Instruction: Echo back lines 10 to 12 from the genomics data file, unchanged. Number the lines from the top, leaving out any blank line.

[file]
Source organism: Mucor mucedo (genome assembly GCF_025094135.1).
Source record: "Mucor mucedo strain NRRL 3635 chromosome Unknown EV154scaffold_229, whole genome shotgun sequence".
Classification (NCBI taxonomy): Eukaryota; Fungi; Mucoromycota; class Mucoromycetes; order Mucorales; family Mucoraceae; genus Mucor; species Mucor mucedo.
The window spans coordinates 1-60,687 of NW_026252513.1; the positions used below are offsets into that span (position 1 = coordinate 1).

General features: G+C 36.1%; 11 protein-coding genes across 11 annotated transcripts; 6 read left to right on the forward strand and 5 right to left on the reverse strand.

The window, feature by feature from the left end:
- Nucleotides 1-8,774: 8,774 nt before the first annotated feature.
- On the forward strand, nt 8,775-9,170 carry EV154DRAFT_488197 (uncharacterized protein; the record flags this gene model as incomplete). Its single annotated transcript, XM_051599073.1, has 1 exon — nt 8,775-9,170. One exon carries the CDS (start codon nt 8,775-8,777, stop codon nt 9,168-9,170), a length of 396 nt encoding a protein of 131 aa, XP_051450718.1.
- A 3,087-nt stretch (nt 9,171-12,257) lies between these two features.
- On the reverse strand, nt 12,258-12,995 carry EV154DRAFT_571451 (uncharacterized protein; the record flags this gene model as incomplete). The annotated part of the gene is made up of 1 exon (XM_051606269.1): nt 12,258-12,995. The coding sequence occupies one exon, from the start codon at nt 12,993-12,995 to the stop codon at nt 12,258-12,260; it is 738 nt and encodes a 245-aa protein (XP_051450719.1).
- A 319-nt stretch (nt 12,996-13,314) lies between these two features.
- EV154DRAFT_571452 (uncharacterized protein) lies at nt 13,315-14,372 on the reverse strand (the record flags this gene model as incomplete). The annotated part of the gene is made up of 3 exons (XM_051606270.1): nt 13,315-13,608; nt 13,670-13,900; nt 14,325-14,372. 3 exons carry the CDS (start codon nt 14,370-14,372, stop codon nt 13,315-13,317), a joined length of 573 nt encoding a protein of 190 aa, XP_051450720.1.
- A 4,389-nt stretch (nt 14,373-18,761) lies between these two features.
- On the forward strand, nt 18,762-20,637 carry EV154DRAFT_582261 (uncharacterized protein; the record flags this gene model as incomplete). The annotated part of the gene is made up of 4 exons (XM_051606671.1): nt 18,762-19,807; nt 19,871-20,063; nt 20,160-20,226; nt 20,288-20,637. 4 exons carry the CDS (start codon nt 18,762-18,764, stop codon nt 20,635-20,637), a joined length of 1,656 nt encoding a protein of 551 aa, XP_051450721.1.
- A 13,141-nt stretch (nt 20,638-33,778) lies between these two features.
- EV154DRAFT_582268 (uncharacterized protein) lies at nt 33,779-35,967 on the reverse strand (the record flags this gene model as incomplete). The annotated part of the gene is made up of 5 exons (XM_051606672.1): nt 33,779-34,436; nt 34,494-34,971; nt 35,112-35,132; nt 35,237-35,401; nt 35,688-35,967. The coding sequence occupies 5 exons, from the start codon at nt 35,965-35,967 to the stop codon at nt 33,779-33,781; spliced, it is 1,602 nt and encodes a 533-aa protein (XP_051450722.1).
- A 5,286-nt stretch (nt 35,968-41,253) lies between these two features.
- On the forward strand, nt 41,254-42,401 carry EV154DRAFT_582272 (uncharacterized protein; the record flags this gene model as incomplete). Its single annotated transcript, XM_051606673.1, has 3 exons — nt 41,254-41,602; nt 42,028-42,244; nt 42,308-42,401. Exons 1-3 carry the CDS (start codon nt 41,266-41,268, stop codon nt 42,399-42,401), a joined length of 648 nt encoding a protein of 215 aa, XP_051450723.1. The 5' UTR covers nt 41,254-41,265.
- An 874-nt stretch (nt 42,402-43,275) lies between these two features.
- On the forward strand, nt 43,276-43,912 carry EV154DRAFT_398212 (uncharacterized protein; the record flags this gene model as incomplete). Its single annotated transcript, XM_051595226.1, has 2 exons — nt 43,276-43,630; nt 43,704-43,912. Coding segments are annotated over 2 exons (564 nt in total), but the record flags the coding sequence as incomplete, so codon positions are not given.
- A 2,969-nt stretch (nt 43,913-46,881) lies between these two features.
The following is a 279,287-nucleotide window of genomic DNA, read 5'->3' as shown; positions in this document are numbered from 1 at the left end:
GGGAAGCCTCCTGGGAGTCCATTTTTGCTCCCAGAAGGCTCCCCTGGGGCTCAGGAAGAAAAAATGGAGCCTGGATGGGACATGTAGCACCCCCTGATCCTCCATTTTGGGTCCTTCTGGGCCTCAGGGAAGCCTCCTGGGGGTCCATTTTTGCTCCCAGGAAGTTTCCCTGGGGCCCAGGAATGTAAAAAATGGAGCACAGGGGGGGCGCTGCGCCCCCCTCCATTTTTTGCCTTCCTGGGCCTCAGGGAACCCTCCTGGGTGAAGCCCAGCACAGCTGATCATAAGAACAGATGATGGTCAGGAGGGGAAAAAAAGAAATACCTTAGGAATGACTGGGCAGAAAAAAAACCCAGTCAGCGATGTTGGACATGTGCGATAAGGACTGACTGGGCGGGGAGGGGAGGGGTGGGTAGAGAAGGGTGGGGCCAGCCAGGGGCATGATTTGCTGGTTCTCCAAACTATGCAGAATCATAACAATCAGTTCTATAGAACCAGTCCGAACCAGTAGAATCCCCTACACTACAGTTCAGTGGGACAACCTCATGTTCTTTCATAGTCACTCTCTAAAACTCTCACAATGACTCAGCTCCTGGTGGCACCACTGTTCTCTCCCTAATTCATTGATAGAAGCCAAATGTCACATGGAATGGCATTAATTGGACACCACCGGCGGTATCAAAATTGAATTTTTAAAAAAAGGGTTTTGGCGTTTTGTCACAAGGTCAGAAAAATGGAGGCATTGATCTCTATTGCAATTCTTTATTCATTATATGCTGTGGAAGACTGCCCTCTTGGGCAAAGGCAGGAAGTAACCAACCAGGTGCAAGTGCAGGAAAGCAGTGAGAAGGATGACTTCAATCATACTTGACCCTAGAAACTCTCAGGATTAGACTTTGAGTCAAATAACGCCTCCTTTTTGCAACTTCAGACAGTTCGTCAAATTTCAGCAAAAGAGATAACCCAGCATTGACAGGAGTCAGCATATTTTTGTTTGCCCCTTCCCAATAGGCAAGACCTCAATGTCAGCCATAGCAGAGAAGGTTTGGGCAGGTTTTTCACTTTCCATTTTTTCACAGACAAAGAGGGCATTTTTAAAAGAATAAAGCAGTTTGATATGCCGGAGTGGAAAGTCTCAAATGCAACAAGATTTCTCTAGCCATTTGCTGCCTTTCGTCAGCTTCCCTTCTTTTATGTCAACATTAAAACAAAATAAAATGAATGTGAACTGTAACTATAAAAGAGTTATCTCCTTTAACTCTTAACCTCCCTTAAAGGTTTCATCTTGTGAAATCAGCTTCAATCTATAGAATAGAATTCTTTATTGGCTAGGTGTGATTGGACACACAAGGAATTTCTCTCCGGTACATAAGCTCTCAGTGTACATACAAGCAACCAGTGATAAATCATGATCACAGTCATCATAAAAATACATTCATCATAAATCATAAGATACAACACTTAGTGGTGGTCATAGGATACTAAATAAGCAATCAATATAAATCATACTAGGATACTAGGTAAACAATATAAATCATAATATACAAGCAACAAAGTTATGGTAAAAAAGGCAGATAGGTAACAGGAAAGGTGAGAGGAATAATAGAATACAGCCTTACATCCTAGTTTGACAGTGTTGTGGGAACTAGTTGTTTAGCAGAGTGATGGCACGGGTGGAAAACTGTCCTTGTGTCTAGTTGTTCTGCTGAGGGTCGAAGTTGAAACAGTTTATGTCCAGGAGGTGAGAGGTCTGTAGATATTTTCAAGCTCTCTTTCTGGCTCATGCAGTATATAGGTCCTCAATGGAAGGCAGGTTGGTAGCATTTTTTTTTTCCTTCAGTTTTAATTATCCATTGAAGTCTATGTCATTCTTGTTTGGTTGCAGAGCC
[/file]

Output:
- On the reverse strand, nt 12,258-12,995 carry EV154DRAFT_571451 (uncharacterized protein; the record flags this gene model as incomplete). The annotated part of the gene is made up of 1 exon (XM_051606269.1): nt 12,258-12,995. The coding sequence occupies one exon, from the start codon at nt 12,993-12,995 to the stop codon at nt 12,258-12,260; it is 738 nt and encodes a 245-aa protein (XP_051450719.1).
- A 319-nt stretch (nt 12,996-13,314) lies between these two features.
- EV154DRAFT_571452 (uncharacterized protein) lies at nt 13,315-14,372 on the reverse strand (the record flags this gene model as incomplete). The annotated part of the gene is made up of 3 exons (XM_051606270.1): nt 13,315-13,608; nt 13,670-13,900; nt 14,325-14,372. 3 exons carry the CDS (start codon nt 14,370-14,372, stop codon nt 13,315-13,317), a joined length of 573 nt encoding a protein of 190 aa, XP_051450720.1.